What if an advisor doesn’t work out?

Advisory boards can strengthen relationships with your customers. You may worry that that upside potential has a downside risk:

What if something goes wrong? Will it damage the business relationship?

It is true that not all customers make good advisors.

But, as with any business relationship, how you solve the problem often leaves more of an impression than the problem itself.

Clarity, decisiveness, and tact will go a long way to preserving your reputation with the advisor—and the board as a whole.

Why Advisors Struggle

Advisors struggle if they are:

  • mismatched with the board by seniority, role or style
  • reluctant to help you build or improve your business
  • unsure of how to help
  • disruptive or unconstructive by nature or due to the state of your relationship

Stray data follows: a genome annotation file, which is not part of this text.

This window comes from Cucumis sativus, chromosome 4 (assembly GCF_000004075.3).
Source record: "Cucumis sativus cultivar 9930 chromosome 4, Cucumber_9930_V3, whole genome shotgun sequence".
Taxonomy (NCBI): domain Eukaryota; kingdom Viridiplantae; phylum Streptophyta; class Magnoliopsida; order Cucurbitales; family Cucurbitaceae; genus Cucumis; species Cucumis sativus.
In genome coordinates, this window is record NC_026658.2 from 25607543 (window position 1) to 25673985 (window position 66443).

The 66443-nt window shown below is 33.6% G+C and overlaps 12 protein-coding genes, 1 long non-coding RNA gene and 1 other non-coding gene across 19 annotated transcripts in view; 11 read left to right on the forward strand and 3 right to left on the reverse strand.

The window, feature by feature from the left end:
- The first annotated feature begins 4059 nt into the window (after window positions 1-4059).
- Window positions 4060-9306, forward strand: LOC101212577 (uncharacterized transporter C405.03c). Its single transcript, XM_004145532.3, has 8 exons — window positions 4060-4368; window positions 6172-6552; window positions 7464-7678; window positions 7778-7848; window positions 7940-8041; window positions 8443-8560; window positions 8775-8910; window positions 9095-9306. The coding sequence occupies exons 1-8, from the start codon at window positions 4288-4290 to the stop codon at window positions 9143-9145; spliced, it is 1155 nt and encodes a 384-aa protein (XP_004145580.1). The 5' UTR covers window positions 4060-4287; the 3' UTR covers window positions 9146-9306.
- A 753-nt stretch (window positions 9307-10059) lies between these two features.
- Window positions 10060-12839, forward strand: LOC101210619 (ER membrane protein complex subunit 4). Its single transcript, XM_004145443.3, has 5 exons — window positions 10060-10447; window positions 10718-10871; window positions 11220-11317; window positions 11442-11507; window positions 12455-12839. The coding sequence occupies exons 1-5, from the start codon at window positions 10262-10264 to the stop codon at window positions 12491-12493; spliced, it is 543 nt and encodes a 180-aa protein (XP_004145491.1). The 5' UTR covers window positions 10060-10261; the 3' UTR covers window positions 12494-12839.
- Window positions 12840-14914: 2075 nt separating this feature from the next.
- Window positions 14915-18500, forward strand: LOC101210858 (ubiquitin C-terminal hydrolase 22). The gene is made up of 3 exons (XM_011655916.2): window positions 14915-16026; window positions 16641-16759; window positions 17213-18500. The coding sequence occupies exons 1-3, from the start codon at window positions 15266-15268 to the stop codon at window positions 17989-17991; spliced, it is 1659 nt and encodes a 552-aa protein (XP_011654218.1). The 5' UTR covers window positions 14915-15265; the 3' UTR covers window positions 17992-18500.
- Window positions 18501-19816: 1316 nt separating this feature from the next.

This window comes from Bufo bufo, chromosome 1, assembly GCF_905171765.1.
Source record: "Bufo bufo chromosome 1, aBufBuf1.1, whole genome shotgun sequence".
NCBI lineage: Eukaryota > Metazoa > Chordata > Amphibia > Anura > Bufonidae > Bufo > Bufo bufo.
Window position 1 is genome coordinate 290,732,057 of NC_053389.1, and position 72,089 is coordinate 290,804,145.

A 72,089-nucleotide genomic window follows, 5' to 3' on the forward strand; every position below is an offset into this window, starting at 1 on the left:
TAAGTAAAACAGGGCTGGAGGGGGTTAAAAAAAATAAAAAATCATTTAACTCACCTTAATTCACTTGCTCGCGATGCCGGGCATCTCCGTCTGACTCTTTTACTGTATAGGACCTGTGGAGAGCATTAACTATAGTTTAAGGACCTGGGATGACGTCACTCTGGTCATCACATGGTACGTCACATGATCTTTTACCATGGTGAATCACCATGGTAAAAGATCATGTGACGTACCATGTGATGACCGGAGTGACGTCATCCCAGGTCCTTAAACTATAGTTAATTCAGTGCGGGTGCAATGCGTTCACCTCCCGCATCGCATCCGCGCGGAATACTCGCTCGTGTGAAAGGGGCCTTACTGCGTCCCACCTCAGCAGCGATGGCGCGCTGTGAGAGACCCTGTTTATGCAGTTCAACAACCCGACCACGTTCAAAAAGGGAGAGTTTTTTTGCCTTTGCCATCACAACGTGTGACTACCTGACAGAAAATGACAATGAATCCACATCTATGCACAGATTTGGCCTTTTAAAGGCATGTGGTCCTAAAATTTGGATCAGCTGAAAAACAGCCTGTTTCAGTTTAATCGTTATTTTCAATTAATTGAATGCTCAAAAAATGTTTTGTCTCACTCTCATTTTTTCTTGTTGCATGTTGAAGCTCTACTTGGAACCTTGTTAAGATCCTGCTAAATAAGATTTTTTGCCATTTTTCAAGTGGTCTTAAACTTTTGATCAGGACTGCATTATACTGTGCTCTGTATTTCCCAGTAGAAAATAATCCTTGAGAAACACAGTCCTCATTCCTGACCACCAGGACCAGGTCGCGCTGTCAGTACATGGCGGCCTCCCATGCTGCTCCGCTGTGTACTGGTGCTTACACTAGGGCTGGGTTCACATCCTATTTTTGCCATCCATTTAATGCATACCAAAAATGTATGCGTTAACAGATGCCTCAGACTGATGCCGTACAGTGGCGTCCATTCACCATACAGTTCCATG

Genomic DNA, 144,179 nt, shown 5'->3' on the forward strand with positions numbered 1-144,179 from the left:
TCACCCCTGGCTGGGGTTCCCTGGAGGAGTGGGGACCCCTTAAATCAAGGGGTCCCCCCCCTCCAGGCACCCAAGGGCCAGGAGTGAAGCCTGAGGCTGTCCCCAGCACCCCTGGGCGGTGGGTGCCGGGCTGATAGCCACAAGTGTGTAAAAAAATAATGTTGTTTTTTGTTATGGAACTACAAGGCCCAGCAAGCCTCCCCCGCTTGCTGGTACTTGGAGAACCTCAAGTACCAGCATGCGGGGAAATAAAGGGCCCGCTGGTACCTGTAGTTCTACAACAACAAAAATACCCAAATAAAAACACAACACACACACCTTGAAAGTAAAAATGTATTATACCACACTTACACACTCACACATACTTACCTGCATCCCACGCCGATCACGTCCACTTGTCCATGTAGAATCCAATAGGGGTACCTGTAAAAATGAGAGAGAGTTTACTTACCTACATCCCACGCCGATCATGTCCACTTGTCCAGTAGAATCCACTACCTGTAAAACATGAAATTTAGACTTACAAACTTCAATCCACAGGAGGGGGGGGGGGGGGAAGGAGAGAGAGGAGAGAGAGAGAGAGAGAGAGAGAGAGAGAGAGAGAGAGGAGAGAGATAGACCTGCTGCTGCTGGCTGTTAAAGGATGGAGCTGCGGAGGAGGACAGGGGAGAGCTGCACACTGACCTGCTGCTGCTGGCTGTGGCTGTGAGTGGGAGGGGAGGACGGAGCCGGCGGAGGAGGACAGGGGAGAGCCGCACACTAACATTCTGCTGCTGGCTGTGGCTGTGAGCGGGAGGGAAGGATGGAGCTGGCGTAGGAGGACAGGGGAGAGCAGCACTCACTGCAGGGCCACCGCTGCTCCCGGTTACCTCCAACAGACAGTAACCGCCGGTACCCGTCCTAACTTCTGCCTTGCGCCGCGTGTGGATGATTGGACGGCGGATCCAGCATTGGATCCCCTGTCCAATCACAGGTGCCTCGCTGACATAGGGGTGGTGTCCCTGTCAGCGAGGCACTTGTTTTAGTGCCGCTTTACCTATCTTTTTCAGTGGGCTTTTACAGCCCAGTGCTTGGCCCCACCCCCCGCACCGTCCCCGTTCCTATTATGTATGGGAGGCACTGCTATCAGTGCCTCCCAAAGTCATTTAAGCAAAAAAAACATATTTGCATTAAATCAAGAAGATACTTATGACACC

• coping with significant changes in role, availability, etc.

Minimize Challenges from the Start

There are ways to minimize these challenges from the start.

Write a clear charter.

Clarify what’s expected from advisors—in terms of time, substance, and purpose.

Select advisors wisely.

Base your recruiting on both their business credentials and their suitability as an advisor and member of the larger group.

Cope Quickly if the Struggle Continues

If, despite these good efforts, an advisor still struggles:

Offer them a graceful exit.

Enlist sales leads, customer reps, and an outside facilitator to assess the situation and offer the advisor tactful options that will help them, as well as you.

Decide quickly…and act with care.

Whatever the problem, don’t let it fester without a decision. It is too disruptive and a waste of everyone’s valuable time.

The quality of membership is a success factor for your board. In the end, it will be the right decision to remove customers who don’t make good advisors.

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